Just another sobering reminder that the President’s healthcare plan is a burden on people at every income level. While the administration would like to play semantics on calling it a penalty, the rest of the nation, in light of the recent Supreme Court decision, recognizes the massive tax implications of Obamacare – and now we’re learning that the effects will be economically devastating on one class in particular that the President claims to be a champion for … the poor.
The Daily Caller reports:
The penalty imposed by the Affordable Care Act on citizens who elect not to purchase health insurance will be at least $1,000 for most people, and more than $12,000 for high-income earners, according to an analysis by the nonpartisan Tax Foundation.
“We can see that this is a big tax, particularly on the poor,” writes the Tax Foundation’s William McBride. “Higher income families generally pay a higher amount, but actually a smaller percent of their income, making this a regressive tax.”
For example, the penalty for a family of four earning $20,000 will be $2,085, more than 10 percent of its income, according to the Tax Foundation — whereas a family of four making $100,000 will only have two percent of its income taken away by the government.
A regressive tax for a regressive regime. Why the War on the Poor, Mr. President?
The report then goes on to say that implementation of the individual mandate would have a negative impact on the economy, with people trying to shield their income from the new tax by “working less”.
An unemployment rate at 8.2%, an underemployment rate at nearly 15%, and the implementation of the President’s healthcare plan is going to cause people to ‘work less’ to avoid paying more.
Aren’t people already working less because of the President’s economic policies?
Obama. Isn’t. Working.
“I absolutely reject” the notion that the individual mandate is a tax.
“… for us to say that you’ve got to take a responsibility to get health insurance is absolutely not a tax increase.”
“That’s not a tax increase…”
“… you can’t just make up that language and decide that that’s called a tax increase.”
And now, the latest from Mister Smith Media…
Though there are people far more qualified to debate the Supreme Court ruling on Obamacare, we’d be remiss in not mentioning it all.
Via Doug Powers:
Yikes. Obamacare upheld almost in its entirety:
“The mandate is constitutional. Chief Justice Roberts joins the left of the Court.”
“The Medicaid provision is limited but not invalidated.”
“The bottom line: the entire ACA is upheld, with the exception that the federal government’s power to terminate states’ Medicaid funds is narrowly read.”
The mandate survives “as a tax.” That should help the middle class dig out of the recession.
Here’s the thing – this is a defeat for conservatives in many ways. That said, any chance Obama had of seeing voters sit on the sideline because they can’t get behind Romney is gone.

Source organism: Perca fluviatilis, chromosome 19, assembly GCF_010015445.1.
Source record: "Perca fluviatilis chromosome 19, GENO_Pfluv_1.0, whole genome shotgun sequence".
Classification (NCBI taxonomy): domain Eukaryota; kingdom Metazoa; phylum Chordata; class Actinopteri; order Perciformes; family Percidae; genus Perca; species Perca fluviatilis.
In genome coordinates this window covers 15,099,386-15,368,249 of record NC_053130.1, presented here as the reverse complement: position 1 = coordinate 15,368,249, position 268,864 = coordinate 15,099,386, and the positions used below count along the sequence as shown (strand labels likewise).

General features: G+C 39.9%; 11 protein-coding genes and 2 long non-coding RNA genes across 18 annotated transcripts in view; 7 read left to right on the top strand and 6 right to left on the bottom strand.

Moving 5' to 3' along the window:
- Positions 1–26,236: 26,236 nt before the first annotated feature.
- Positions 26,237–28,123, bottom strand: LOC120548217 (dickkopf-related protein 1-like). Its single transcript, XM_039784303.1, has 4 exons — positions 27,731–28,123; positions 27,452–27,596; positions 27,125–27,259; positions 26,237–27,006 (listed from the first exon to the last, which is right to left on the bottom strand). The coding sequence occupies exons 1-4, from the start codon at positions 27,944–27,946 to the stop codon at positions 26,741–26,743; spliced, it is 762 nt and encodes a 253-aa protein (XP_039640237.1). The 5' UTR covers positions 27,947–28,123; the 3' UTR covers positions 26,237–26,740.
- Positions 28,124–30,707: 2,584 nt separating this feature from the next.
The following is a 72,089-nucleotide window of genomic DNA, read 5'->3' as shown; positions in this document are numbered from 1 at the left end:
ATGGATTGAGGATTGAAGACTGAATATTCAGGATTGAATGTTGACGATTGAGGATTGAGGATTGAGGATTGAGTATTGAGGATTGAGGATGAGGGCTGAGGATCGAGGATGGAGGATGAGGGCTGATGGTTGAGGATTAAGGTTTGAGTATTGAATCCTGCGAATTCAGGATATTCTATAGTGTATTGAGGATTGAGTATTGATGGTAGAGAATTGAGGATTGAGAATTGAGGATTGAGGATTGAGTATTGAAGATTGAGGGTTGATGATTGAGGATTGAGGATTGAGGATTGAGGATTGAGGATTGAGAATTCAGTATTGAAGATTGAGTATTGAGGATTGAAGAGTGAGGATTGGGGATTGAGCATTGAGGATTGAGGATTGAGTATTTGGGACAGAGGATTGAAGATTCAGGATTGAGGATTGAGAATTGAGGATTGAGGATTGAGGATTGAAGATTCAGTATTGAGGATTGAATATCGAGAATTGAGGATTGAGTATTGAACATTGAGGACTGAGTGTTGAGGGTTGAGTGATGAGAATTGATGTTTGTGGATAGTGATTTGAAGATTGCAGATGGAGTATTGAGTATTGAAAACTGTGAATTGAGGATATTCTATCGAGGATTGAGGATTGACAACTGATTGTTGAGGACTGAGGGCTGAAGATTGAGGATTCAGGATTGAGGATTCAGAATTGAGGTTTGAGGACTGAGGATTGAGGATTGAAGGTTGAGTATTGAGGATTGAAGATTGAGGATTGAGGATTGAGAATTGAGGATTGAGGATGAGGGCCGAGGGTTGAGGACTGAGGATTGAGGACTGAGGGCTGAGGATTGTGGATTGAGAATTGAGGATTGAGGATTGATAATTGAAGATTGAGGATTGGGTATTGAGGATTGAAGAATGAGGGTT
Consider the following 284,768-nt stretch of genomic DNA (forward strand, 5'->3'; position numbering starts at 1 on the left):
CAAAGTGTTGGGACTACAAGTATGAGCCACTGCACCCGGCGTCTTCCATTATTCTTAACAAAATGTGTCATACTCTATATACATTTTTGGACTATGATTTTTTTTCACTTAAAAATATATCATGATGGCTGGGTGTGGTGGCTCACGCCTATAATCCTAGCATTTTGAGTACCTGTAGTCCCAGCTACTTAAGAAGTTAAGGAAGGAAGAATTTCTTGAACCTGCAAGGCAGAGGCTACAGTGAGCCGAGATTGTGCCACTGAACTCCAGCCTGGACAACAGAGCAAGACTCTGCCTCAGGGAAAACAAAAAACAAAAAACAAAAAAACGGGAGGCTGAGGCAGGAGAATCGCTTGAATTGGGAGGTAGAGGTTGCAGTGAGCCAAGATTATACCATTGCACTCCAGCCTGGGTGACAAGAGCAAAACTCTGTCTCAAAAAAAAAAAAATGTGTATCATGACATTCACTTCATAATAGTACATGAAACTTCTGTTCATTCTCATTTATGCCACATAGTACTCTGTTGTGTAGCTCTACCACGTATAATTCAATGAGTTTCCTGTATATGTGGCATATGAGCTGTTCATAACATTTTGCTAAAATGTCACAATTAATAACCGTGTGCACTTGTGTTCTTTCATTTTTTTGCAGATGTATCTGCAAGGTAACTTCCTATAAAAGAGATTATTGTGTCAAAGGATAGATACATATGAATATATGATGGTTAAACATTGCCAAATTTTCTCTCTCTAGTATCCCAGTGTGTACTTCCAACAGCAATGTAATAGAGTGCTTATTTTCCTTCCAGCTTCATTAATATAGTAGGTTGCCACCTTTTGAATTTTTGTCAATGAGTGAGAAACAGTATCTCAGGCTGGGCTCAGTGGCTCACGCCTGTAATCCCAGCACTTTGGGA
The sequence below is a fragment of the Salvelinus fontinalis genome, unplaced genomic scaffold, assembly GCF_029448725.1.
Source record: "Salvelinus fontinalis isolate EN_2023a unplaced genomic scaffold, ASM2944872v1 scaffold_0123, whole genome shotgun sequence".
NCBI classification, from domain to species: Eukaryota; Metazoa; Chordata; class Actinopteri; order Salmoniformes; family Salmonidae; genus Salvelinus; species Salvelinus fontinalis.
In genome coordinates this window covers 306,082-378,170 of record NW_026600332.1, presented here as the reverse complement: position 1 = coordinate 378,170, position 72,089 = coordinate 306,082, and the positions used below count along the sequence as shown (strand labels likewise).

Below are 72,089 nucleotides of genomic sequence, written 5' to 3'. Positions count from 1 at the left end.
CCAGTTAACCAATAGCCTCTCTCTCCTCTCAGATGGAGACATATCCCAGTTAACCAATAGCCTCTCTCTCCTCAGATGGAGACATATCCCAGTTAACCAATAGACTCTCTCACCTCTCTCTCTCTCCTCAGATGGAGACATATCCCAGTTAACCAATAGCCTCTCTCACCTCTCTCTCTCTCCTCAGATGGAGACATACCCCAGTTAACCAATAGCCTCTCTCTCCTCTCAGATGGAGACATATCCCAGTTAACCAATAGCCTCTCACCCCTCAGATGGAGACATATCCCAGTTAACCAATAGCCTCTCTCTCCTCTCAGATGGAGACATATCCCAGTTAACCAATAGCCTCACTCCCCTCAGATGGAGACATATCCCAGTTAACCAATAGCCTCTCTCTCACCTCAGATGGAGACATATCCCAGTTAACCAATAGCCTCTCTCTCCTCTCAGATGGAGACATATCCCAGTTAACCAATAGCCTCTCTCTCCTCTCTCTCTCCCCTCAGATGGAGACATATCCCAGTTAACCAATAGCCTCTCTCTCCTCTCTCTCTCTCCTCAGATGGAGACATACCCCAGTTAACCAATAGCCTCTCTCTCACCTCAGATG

It also gives Republicans running in 2012 a new talking point – not only is this a massive expansion of government power, but it is being implemented via a massive tax.
Doubt that this will be a rallying cry? Team Romneycare has already raised $200k since the decision mere minutes ago.
In the meantime, here’s a friendly reminder that the President himself insisted that the individual mandate is not a tax.
Transcript via ABC News:
STEPHANOPOULOS: …during the campaign. Under this mandate, the government is forcing people to spend money, fining you if you don’t. How is that not a tax?
OBAMA: Well, hold on a second, George. Here — here’s what’s happening. You and I are both paying $900, on average — our families — in higher premiums because of uncompensated care. Now what I’ve said is that if you can’t afford health insurance, you certainly shouldn’t be punished for that. That’s just piling on. If, on the other hand, we’re giving tax credits, we’ve set up an exchange, you are now part of a big pool, we’ve driven down the costs, we’ve done everything we can and you actually can afford health insurance, but you’ve just decided, you know what, I want to take my chances. And then you get hit by a bus and you and I have to pay for the emergency room care, that’s…
STEPHANOPOULOS: That may be, but it’s still a tax increase.
OBAMA: No. That’s not true, George. The — for us to say that you’ve got to take a responsibility to get health insurance is absolutely not a tax increase. What it’s saying is, is that we’re not going to have other people carrying your burdens for you anymore than the fact that right now everybody in America, just about, has to get auto insurance. Nobody considers that a tax increase. People say to themselves, that is a fair way to make sure that if you hit my car, that I’m not covering all the costs.
STEPHANOPOULOS: But it may be fair, it may be good public policy…
OBAMA: No, but — but, George, you — you can’t just make up that language and decide that that’s called a tax increase. Any…
STEPHANOPOULOS: Here’s the…
OBAMA: What — what — if I — if I say that right now your premiums are going to be going up by 5 or 8 or 10 percent next year and you say well, that’s not a tax increase; but, on the other hand, if I say that I don’t want to have to pay for you not carrying coverage even after I give you tax credits that make it affordable, then…